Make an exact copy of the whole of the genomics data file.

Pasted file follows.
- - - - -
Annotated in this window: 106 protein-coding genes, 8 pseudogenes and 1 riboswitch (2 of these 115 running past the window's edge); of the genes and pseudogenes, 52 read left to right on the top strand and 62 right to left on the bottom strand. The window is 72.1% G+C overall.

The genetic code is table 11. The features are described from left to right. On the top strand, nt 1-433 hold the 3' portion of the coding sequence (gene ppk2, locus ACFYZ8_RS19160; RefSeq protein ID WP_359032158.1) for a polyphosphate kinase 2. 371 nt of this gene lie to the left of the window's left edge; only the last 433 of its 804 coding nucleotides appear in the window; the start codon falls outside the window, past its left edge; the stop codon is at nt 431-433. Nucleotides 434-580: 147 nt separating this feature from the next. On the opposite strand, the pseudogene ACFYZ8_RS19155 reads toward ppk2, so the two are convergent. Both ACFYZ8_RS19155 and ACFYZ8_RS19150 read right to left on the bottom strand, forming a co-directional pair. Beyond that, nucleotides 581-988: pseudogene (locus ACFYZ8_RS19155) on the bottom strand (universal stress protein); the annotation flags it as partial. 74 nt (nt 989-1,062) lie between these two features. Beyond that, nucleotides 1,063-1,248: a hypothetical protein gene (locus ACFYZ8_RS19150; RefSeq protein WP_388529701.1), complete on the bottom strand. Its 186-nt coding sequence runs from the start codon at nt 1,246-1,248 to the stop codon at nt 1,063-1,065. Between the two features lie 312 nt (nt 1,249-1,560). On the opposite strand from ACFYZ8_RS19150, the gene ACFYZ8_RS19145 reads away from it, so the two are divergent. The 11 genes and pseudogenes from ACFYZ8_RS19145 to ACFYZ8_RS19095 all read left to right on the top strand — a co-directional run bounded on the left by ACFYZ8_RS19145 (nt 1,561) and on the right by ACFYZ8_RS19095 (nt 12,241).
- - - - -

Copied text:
Annotated in this window: 106 protein-coding genes, 8 pseudogenes and 1 riboswitch (2 of these 115 running past the window's edge); of the genes and pseudogenes, 52 read left to right on the top strand and 62 right to left on the bottom strand. The window is 72.1% G+C overall.

The genetic code is table 11. The features are described from left to right. On the top strand, nt 1-433 hold the 3' portion of the coding sequence (gene ppk2, locus ACFYZ8_RS19160; RefSeq protein ID WP_359032158.1) for a polyphosphate kinase 2. 371 nt of this gene lie to the left of the window's left edge; only the last 433 of its 804 coding nucleotides appear in the window; the start codon falls outside the window, past its left edge; the stop codon is at nt 431-433. Nucleotides 434-580: 147 nt separating this feature from the next. On the opposite strand, the pseudogene ACFYZ8_RS19155 reads toward ppk2, so the two are convergent. Both ACFYZ8_RS19155 and ACFYZ8_RS19150 read right to left on the bottom strand, forming a co-directional pair. Beyond that, nucleotides 581-988: pseudogene (locus ACFYZ8_RS19155) on the bottom strand (universal stress protein); the annotation flags it as partial. 74 nt (nt 989-1,062) lie between these two features. Beyond that, nucleotides 1,063-1,248: a hypothetical protein gene (locus ACFYZ8_RS19150; RefSeq protein WP_388529701.1), complete on the bottom strand. Its 186-nt coding sequence runs from the start codon at nt 1,246-1,248 to the stop codon at nt 1,063-1,065. Between the two features lie 312 nt (nt 1,249-1,560). On the opposite strand from ACFYZ8_RS19150, the gene ACFYZ8_RS19145 reads away from it, so the two are divergent. The 11 genes and pseudogenes from ACFYZ8_RS19145 to ACFYZ8_RS19095 all read left to right on the top strand — a co-directional run bounded on the left by ACFYZ8_RS19145 (nt 1,561) and on the right by ACFYZ8_RS19095 (nt 12,241).